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The son of Navajo tribal Chairman Peter MacDonald told a Senate panel Monday he helped devise a plan to cover up questionable payments his father received from a friend who brokered the $33 million sale of a ranch to the tribe.

Peter MacDonald Jr., a lawyer from Phoenix, testified under immunity from prosecution at the beginning of a second week of hearings by the special Senate committee, which is probing a wide range of reported corruption on Indian reservations.The elder MacDonald also was subpoenaed to testify, but informed the committee he would invoke his Fifth Amendment privilege against self-incrimination if compelled to appear because he was not granted immunity.

Sen. Dennis DeConcini, chairman of the panel, said the committee denied immunity to the Navajo chairman because of objections from the Justice Department. He said the department had raised no such objections about any other committee witness.

The activities of the elder MacDonald, the elected head of America's largest Indian tribe, are one subject of the committee's inquiry, as well as the focus of a federal grand jury investigation in Phoenix.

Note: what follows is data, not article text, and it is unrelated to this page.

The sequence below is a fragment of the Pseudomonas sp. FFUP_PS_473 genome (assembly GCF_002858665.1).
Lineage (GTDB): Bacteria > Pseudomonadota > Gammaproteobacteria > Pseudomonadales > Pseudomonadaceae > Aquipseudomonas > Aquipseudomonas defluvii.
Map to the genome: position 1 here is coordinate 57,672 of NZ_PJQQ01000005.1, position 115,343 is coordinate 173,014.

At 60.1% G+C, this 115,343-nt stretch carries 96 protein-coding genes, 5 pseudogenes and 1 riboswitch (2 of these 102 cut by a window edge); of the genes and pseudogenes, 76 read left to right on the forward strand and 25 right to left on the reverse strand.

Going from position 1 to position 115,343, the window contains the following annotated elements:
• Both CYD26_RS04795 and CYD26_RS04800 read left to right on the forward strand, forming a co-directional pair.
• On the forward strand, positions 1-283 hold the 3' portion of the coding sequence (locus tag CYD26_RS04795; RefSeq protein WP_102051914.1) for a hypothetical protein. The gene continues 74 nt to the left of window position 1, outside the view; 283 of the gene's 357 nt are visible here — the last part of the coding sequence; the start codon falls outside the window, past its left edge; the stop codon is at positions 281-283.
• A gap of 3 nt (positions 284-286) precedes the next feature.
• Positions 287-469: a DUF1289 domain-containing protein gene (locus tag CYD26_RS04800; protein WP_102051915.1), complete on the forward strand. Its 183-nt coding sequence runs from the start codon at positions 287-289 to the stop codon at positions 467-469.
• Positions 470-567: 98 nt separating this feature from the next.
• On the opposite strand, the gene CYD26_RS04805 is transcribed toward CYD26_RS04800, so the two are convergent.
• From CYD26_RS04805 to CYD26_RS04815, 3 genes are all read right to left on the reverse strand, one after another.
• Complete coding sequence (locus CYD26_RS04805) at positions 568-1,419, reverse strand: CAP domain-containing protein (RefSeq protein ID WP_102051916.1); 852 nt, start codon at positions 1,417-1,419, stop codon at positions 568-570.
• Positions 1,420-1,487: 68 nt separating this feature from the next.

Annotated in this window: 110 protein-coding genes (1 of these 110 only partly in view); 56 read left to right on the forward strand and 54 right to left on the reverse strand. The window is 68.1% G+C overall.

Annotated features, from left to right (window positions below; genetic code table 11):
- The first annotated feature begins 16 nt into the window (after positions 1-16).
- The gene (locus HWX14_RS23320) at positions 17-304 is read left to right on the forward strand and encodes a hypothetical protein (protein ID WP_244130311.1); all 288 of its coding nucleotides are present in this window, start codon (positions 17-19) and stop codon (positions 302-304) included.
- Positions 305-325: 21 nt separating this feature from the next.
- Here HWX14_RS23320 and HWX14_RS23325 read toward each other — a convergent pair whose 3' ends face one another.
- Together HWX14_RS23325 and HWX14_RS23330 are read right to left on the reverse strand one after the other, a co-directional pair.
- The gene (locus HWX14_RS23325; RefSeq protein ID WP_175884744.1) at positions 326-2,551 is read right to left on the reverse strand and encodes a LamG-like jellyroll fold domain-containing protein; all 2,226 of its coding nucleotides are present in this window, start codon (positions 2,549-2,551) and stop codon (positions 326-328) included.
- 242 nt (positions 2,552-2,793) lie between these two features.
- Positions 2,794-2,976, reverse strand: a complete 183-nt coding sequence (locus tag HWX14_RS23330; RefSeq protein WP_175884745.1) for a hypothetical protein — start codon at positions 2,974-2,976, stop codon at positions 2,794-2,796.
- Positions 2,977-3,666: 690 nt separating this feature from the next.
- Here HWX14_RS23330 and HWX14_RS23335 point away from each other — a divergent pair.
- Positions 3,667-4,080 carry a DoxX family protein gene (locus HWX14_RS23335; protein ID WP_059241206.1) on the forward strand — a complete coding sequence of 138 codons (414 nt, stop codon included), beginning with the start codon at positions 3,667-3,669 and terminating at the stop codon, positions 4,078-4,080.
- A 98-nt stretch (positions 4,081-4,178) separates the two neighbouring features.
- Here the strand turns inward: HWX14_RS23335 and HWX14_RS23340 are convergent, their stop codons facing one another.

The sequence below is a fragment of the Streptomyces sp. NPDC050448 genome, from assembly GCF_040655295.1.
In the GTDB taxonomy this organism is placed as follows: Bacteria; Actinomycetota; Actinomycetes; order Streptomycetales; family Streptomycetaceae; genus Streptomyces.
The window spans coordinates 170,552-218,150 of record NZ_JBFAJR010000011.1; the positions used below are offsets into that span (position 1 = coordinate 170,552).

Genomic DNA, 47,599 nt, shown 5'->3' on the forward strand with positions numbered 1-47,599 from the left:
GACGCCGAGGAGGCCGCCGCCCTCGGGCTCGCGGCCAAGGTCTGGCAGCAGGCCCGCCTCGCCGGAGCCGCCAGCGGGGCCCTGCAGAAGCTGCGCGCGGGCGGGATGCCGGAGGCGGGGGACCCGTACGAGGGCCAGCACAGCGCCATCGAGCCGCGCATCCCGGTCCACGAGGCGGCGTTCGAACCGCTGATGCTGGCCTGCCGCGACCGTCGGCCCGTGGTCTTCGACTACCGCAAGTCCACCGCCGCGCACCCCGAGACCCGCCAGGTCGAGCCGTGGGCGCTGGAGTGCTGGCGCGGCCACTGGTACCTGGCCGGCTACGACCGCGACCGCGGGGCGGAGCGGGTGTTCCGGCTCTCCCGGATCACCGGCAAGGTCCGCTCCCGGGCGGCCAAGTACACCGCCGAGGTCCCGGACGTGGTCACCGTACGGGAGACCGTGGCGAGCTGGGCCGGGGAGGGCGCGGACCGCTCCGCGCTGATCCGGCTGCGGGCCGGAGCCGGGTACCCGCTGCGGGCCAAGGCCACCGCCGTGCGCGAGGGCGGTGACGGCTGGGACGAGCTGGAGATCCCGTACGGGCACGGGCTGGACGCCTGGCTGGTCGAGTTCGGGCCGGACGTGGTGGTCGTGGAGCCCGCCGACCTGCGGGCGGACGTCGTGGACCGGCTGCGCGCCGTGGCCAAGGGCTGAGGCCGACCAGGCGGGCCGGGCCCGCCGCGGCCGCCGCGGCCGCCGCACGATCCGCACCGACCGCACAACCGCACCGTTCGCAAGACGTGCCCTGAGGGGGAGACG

Monday's hearing, like the grand jury probe, dealt specifically with the purchase of the Big Boquillas Ranch by the Navajo Nation for $33.4 million in July 1987. The same ranch was sold for $26.2 million a day earlier to Tracy Oil & Gas Co., run by Phoenix oil man Tom Tracy.

The back-to-back sales were brokered by real estate agent Byron "Bud" Brown, a friend and major political fund-raiser for the elder MacDonald, according to testimony from Eugene Twardowicz, an investigator for the Senate committee.

MacDonald's son testified that after federal investigators began looking into the deal, he, his father and Brown held a series of meetings in 1988 to concoct the cover-up of a $25,000 payment and a luxury car lease the Navajo chairman accepted from Brown.

The elder MacDonald is in his 14th year as chairman of the 200,000-member tribe.